By Sam McPherson
In some ways, the 2017 version of the San Francisco 49ers looks a lot like the 2016 edition. But as the team lost its opening game to the Carolina Panthers at Levi’s Stadium on Sunday afternoon, there were several positives to take away from the contest. The 49ers much-maligned defense is a lot better than it was last season after being rebuilt and refurbished. That will help the 49ers win some games down the road.
The offense, however, is going to have to find a lot of ways to improve. The Panthers won the game, 23-3, as both teams combined for a mere 504 yards on offense. In a game that felt like a defensive grind, the San Francisco offense didn’t do enough to win the game. With an offensive guru on the sideline leading the coaching staff, that will have to change in the upcoming weeks.
Quarterback Brian Hoyer committed two turnovers (one interception and one fumble), and couldn’t get the team into the end zone despite some aggressive play calling. The 49ers went 1-for-4 on fourth-down conversions, and the offense was doomed by a 2-for-11 conversion rate on third downs. An optimist would say the S.F. offense was just a few big plays away from a much better game.
Overall, however, the team gained only 217 total yards, and it’s hard to win in the NFL with an offensive effort like that. Running back Carlos Hyde had just nine carries for 45 yards, and overall, the 49ers seemed to abandon the running game with just 15 rushing attempts total. Meanwhile, Hoyer threw 35 passes and was sacked four times. That imbalance needs to be addressed before the next game.
Due to turnovers and fourth-down failures by the 49ers offense, the Panthers were able to score 23 points despite only gaining 287 yards of total offense. The San Francisco defense looked very strong at times, holding Carolina’s running game to just 3.1 yards per attempt. QB Cam Newton had a solid, if not pedestrian, day with 171 yards passing. He also threw two touchdowns and an interception.
The 49ers offense put the team’s defense in tough positions all day long. Keeping that in mind, San Francisco still forced two turnovers and held the Panthers offense in check. Heralded rookies Reuben Foster and Solomon Thomas combined for five tackles in their NFL debuts, while linebacker NaVorro Bowman made five tackles in his return from a serious injury suffered in 2016.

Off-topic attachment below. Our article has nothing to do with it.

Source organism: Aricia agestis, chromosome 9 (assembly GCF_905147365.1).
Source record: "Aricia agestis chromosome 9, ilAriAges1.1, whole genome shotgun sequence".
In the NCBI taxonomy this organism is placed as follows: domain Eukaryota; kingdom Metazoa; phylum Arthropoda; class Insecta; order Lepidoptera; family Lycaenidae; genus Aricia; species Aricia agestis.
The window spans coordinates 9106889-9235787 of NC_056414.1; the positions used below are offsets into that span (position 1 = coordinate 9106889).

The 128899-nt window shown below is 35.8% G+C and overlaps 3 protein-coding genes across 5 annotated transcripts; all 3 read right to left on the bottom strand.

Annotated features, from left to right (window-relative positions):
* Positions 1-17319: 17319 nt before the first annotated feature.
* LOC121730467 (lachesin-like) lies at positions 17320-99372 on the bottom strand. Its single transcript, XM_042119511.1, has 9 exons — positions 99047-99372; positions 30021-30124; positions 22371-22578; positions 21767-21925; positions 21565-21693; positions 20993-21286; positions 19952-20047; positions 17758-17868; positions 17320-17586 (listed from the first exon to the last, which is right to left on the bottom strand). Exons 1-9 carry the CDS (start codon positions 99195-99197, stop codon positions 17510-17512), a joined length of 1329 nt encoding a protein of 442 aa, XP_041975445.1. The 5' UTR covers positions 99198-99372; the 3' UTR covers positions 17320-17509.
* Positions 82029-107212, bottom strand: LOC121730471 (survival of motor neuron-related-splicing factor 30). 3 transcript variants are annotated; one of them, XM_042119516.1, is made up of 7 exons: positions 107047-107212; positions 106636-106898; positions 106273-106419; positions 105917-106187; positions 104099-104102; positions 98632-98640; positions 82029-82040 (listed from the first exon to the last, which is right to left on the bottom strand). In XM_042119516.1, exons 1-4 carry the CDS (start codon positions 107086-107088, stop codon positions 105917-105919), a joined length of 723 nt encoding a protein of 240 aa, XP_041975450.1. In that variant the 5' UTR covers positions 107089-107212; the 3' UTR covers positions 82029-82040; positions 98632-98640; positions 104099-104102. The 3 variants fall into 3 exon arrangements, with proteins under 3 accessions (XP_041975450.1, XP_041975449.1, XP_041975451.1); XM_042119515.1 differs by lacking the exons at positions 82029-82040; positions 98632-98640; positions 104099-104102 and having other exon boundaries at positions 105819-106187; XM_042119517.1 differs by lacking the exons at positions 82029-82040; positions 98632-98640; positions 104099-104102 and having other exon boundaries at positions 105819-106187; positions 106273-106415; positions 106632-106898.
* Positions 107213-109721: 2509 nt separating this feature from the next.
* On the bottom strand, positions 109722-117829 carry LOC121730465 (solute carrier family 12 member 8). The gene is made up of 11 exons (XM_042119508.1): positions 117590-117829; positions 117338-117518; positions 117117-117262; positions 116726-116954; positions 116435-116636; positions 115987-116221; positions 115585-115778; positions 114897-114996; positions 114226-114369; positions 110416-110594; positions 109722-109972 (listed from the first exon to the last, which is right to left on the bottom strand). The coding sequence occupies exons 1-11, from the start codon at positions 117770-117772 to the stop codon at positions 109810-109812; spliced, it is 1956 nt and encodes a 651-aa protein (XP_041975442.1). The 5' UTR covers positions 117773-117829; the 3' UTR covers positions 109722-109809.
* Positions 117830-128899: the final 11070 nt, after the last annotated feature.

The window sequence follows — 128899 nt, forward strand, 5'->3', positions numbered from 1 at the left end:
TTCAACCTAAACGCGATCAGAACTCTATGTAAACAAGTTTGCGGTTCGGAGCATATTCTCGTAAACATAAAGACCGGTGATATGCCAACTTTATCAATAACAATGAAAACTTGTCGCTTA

Special Teams: C
Punter Bradley Pinion averaged just 39 yards on his four kicks, although he was asked once to punt from the Carolina 32-yard line. Kicker Robbie Gould made his only field-goal attempt from 44 yards out, but it seemed like the coaching staff didn’t have a lot of confidence in him. The 49ers might regret not keeping former placekicker Phil Dawson around in 2017. The kick/punt return game was non-existent.
Head Coach Kyle Shanahan didn’t do a very good job with the offensive play calling in this game. Perhaps he can be forgiven if he is still a little hungover from his gaffes in the Super Bowl that cost the Atlanta Falcons the NFL title last winter. The offensive imbalance didn’t make sense, and it wasn’t successful, either. On the other side of the ball, the defense looks stout and ready to return to the top echelon of the league’s rankings. That’s promising for the organization as a whole, so Shanahan now has to prove he can make the 49ers offense one of the league’s best again. That may not happen this season.
Up Next: At Seattle
San Francisco will travel north to Seattle to face the division-rival Seahawks next Sunday at CenturyLink Field. Even though Seattle lost on Sunday in Green Bay, 17-9, the Seahawks remain both the favorite to win the NFC West and a threat to win the conference again as they did in 2013 and 2014. The 49ers have lost seven straight to Seattle, and nine of the last ten, dating back to the 2012 season. The Seahawks definitely have San Francisco’s number, and while the 49ers defense may be able to contain the Seattle offense, it could be hard for S.F. to score on the Seahawks next weekend.